The shoddy implementation of the waiver gambit also plays into the hands of movement conservatives opposed to any federal role in education, who have long-argued that Department of Education bureaucrats mess up everything they touch, as well as help suburban Republicans such as Kline, who cynically play upon those ideological concerns in order to protect federal funding to the districts they represent. Given that education is the one area in which Obama has had a record of success, these failings, along with the reality that he and Romney are both strong on reform, forces the president to campaign on economics, federal fiscal concerns, and job growth, the areas in which he is weakest.

But the problem isn’t just one for Obama alone. After all, it was centrist Democrat reformers (along with liberal Democrat reform allies) who pushed the administration early on to call for a speedy reauthorization of No Child, and stood by over the past year as Duncan and his team at the U.S. Department of Education have engaged in what can be best called a misinformation campaign that has denigrated No Child’s accountability measures as being broken. Save for Andy Rotherham and Charlie Barone of Democrats for Education Reform, centrist Democrats allowed Duncan to proclaim that as many as 90 percent of schools would be found academically failing under No Child — even as data has proven his statements to be, to put it kindly, not even close to being on-target. They have also failed to call the administration on the carpet for the process it has used for granting waivers, even as more evidence has proven that it is just winging it, and continue to proclaim the waivers as a good idea even though it is essentially damaging the reform efforts they are pushing at the state level.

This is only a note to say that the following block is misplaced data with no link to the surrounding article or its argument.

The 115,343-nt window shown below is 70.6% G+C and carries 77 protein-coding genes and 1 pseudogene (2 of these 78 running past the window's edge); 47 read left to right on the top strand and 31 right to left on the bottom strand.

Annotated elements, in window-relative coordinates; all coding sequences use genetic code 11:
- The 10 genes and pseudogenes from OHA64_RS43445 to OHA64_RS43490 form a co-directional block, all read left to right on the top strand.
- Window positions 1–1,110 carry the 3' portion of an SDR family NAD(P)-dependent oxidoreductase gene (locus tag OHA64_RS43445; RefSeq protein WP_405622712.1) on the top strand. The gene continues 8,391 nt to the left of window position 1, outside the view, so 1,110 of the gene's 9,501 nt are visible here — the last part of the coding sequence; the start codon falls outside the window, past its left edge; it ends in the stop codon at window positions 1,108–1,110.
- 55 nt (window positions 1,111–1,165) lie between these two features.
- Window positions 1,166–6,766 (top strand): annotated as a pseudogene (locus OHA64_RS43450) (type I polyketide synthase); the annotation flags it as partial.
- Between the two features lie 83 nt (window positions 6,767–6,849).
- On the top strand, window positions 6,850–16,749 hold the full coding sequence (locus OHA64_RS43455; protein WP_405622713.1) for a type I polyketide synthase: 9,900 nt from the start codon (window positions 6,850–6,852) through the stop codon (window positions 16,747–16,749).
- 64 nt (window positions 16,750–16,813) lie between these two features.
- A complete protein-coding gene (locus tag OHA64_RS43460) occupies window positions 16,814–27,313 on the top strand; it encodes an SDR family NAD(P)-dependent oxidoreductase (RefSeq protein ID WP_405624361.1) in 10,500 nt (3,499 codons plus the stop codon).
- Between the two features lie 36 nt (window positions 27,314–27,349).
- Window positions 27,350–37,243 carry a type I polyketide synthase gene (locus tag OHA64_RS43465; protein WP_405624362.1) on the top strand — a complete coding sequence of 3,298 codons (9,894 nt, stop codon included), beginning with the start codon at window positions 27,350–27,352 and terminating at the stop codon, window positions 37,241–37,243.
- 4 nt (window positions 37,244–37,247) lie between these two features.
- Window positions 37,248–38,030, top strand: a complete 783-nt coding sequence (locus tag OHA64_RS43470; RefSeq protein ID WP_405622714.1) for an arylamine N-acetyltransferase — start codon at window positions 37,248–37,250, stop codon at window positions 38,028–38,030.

The damage being done by the waivers isn’t just to Obama’s re-election campaign. As Dropout Nation has argued for the past year, the waiver gambit weakens the decade of strong reform efforts which No Child’s accountability provisions have  helped usher (including Obama’s own initiatives). By eviscerating No Child’s Adequate Yearly Progress provisions, the administration also takes away real data on school performance, making it more difficult for families from being the lead decision-makers reformers need in order for overhauls to gain traction, and complicating the activities of researchers (including those doing state-by-state comparisons). By allowing states to focus on the worst five percent of schools (along with another 10 percent of schools with wide achievement gaps), the administration is also letting districts not under watch off the hook for serving up mediocre instruction and curricula. And in blessing moves to replace subgroup accountability with A-to-F grading systems and “super-subgroup” measures, schools and districts can ignore their obligations toward the poor and minority kids in their classrooms and still appear to be exemplary.

Centrist Democrat reformers must now decide whether they should live up to their principles and call out Obama for failing to live up to his reputation as a reformer, or sit quietly out of loyalty to party. Given that it will take a bipartisan effort to advance reform at all levels of government, they can’t simply stay silent while the president weakens the conditions for overhauling American public education.